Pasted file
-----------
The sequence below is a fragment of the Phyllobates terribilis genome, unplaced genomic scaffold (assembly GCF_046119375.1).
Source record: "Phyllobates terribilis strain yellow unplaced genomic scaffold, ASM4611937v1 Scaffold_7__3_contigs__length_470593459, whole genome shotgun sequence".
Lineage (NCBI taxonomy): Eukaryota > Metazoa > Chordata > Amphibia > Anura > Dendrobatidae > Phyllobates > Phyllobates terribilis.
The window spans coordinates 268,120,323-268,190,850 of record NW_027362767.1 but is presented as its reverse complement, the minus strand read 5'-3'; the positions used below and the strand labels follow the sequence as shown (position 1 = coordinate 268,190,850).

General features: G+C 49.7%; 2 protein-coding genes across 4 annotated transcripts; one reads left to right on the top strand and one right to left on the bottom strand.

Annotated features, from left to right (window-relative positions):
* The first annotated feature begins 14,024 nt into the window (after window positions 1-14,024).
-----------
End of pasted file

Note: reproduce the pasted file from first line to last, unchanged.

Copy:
The sequence below is a fragment of the Phyllobates terribilis genome, unplaced genomic scaffold (assembly GCF_046119375.1).
Source record: "Phyllobates terribilis strain yellow unplaced genomic scaffold, ASM4611937v1 Scaffold_7__3_contigs__length_470593459, whole genome shotgun sequence".
Lineage (NCBI taxonomy): Eukaryota > Metazoa > Chordata > Amphibia > Anura > Dendrobatidae > Phyllobates > Phyllobates terribilis.
The window spans coordinates 268,120,323-268,190,850 of record NW_027362767.1 but is presented as its reverse complement, the minus strand read 5'-3'; the positions used below and the strand labels follow the sequence as shown (position 1 = coordinate 268,190,850).

General features: G+C 49.7%; 2 protein-coding genes across 4 annotated transcripts; one reads left to right on the top strand and one right to left on the bottom strand.

Annotated features, from left to right (window-relative positions):
* The first annotated feature begins 14,024 nt into the window (after window positions 1-14,024).